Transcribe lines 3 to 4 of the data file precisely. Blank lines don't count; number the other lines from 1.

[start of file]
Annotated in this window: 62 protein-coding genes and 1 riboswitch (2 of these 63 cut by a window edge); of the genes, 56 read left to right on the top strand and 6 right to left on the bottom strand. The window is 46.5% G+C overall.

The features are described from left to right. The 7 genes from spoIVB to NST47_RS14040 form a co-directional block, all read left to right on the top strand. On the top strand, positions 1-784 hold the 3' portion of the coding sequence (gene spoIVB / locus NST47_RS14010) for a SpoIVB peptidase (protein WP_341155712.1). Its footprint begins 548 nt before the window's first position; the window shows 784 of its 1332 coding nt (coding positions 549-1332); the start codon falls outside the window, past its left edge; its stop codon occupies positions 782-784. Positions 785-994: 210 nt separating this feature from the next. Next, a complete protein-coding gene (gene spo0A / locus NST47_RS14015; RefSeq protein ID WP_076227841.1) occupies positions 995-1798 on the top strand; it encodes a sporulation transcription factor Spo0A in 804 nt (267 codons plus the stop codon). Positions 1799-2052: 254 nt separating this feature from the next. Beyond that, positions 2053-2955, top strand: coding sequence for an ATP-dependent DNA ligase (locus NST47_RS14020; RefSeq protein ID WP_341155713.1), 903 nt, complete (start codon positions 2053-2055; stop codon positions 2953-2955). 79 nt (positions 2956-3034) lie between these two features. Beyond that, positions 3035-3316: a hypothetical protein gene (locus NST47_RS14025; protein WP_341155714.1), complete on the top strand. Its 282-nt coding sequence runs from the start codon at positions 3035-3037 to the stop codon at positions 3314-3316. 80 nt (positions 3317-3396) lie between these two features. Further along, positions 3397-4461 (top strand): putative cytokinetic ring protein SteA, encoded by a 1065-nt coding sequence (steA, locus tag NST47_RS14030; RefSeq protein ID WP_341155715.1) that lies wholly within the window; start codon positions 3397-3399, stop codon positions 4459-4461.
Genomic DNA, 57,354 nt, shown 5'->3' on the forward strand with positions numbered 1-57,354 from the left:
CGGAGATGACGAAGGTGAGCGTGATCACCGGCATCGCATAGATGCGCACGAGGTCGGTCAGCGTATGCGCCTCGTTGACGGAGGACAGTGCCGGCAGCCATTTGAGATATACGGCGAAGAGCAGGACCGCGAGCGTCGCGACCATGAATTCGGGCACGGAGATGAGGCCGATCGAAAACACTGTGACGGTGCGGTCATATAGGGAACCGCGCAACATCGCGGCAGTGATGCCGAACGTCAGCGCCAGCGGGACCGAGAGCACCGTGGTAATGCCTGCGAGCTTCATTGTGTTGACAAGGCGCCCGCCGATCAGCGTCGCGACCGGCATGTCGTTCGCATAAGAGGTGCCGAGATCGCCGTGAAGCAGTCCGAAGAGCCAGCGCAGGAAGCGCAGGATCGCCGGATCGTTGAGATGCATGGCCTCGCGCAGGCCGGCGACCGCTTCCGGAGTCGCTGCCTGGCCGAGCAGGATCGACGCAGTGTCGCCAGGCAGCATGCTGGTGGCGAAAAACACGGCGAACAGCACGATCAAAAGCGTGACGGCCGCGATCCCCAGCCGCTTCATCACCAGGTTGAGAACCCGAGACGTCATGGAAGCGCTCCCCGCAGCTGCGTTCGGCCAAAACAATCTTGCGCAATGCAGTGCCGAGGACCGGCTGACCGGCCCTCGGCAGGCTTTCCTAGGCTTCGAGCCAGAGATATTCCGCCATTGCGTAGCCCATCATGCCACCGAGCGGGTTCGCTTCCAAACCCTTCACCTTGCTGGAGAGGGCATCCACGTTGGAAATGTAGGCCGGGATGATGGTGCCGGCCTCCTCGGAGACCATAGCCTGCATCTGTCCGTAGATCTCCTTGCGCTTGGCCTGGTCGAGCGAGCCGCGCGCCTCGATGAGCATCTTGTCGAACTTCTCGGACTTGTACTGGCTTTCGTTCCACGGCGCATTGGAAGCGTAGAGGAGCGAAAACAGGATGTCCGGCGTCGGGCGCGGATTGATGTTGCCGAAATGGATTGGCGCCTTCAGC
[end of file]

Genomic DNA, 57,354 nt, shown 5'->3' on the forward strand with positions numbered 1-57,354 from the left:
CGGAGATGACGAAGGTGAGCGTGATCACCGGCATCGCATAGATGCGCACGAGGTCGGTCAGCGTATGCGCCTCGTTGACGGAGGACAGTGCCGGCAGCCATTTGAGATATACGGCGAAGAGCAGGACCGCGAGCGTCGCGACCATGAATTCGGGCACGGAGATGAGGCCGATCGAAAACACTGTGACGGTGCGGTCATATAGGGAACCGCGCAACATCGCGGCAGTGATGCCGAACGTCAGCGCCAGCGGGACCGAGAGCACCGTGGTAATGCCTGCGAGCTTCATTGTGTTGACAAGGCGCCCGCCGATCAGCGTCGCGACCGGCATGTCGTTCGCATAAGAGGTGCCGAGATCGCCGTGAAGCAGTCCGAAGAGCCAGCGCAGGAAGCGCAGGATCGCCGGATCGTTGAGATGCATGGCCTCGCGCAGGCCGGCGACCGCTTCCGGAGTCGCTGCCTGGCCGAGCAGGATCGACGCAGTGTCGCCAGGCAGCATGCTGGTGGCGAAAAACACGGCGAACAGCACGATCAAAAGCGTGACGGCCGCGATCCCCAGCCGCTTCATCACCAGGTTGAGAACCCGAGACGTCATGGAAGCGCTCCCCGCAGCTGCGTTCGGCCAAAACAATCTTGCGCAATGCAGTGCCGAGGACCGGCTGACCGGCCCTCGGCAGGCTTTCCTAGGCTTCGAGCCAGAGATATTCCGCCATTGCGTAGCCCATCATGCCACCGAGCGGGTTCGCTTCCAAACCCTTCACCTTGCTGGAGAGGGCATCCACGTTGGAAATGTAGGCCGGGATGATGGTGCCGGCCTCCTCGGAGACCATAGCCTGCATCTGTCCGTAGATCTCCTTGCGCTTGGCCTGGTCGAGCGAGCCGCGCGCCTCGATGAGCATCTTGTCGAACTTCTCGGACTTGTACTGGCTTTCGTTCCACGGCGCATTGGAAGCGTAGAGGAGCGAAAACAGGATGTCCGGCGTCGGGCGCGGATTGATGTTGCCGAAATGGATTGGCGCCTTCAGC